The UK economy is losing steam as concerns mount over Brexit, the latest round of industrial surveys has found.
The Purchasing Managers’ Index for services – which account for 80 percent of the UK economy – in August was 53.2, down from 53.8 in July.
Although any number above 50 points to an expanding economy, the latest figure was below the 53.3 predicted by City of London analysts and the lowest since September last year.
Composite PMI for August – which includes figures for construction and manufacturing – dipped from 53.9 in July to 53.8.
The surveys were compiled by IHS Markit.
The firm’s chief economist, Chris Williamson, said: “Although the latest two months’ data put the economy on course for another 0.3 per cent expansion in the third quarter, momentum is being gradually lost.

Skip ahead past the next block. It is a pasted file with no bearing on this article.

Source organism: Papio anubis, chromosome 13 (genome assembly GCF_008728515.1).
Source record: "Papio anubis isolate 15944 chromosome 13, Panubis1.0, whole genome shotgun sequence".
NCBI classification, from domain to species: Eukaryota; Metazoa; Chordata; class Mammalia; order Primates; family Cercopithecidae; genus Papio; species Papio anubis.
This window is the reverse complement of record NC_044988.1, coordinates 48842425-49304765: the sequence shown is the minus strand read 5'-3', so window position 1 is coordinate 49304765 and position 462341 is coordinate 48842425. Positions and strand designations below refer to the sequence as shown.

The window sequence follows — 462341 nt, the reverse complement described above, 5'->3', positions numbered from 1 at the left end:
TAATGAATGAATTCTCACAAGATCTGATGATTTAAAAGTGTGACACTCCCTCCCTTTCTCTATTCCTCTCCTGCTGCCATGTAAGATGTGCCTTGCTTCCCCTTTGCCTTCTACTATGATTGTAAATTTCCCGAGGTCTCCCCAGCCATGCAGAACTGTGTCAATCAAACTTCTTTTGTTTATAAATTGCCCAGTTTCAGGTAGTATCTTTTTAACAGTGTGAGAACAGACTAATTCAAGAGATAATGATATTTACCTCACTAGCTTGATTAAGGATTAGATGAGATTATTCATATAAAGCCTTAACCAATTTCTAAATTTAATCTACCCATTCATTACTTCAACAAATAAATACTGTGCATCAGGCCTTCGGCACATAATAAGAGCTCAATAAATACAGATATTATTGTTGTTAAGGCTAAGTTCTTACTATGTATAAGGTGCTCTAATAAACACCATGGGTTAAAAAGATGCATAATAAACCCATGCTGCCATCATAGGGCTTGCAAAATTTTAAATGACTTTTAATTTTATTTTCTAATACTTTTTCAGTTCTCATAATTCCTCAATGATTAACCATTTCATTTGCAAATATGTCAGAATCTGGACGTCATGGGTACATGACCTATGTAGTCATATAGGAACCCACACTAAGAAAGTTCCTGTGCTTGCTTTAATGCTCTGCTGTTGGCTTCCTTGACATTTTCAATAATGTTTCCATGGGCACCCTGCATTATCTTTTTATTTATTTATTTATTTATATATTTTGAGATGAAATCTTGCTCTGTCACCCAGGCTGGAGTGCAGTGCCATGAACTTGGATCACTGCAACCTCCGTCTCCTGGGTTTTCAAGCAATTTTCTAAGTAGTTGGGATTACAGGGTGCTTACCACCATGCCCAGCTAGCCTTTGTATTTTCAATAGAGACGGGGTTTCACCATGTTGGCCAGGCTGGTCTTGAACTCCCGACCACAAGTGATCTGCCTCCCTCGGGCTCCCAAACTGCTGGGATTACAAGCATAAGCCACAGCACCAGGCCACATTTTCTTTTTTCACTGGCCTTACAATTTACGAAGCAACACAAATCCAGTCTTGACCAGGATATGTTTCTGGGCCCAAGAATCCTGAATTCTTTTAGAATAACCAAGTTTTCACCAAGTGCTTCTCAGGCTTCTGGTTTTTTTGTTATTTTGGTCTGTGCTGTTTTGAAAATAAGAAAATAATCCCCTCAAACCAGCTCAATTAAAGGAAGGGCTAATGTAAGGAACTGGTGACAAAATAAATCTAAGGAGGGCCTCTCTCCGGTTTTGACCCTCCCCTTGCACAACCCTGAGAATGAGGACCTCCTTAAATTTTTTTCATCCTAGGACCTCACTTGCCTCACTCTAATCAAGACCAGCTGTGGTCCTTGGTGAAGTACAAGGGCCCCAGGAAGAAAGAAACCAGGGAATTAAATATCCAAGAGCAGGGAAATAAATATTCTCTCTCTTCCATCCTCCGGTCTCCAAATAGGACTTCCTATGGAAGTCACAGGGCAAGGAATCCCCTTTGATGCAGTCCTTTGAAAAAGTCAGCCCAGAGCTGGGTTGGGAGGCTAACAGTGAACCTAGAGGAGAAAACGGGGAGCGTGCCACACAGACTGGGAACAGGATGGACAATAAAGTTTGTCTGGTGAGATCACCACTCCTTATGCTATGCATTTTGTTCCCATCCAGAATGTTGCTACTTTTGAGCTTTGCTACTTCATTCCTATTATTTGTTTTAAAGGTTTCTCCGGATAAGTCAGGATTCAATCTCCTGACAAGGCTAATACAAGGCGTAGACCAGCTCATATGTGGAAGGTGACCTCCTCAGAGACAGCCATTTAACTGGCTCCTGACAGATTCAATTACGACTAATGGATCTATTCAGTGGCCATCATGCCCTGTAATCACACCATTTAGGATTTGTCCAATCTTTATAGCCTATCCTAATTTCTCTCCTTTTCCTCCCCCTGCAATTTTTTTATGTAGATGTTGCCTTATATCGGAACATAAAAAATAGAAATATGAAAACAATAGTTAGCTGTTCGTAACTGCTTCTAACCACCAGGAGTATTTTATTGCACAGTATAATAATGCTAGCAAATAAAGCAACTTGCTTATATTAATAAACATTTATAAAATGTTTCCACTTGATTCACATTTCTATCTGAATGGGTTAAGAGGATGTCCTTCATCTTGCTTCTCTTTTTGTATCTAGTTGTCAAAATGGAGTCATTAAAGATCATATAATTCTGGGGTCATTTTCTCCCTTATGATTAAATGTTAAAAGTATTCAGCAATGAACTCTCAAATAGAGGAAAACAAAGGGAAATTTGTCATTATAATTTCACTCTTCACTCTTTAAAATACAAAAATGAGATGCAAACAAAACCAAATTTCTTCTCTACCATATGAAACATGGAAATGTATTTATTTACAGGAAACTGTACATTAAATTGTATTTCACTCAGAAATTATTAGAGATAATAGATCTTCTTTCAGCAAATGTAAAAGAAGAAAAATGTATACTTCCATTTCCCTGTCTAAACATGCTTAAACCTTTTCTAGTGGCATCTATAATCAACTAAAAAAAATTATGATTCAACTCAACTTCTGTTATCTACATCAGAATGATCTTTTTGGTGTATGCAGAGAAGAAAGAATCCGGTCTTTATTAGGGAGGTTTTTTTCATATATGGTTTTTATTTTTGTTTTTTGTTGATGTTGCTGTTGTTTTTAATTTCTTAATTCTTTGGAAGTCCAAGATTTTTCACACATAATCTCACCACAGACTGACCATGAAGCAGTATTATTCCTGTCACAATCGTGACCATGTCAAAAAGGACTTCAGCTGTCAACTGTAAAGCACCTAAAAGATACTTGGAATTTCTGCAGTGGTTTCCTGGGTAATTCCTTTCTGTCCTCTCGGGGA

“The overall level of optimism also remained subdued, mainly linked to Brexit uncertainty, close to levels that have previously been indicative of the economy stalling or even contracting.”
Although August’s manufacturing PMI increased to 56.9, Lee Hopley, chief economist of EEF, the manufacturers’ body, said factories enjoying bumper exports due to the weak post-referendum pound were “making hay while the sun shines”.
She said: “There is little doubt that Brexit is likely to weigh on sentiment over the next 12 months with uncertainty over the UK’s terms of exit.
“As such, it is vital the government sends a signal to industry and investors in the UK and overseas that it is doing everything in its power to get growth of the UK economy back on the agenda.
“This must include a bold and ambitious cross-government industrial strategy.”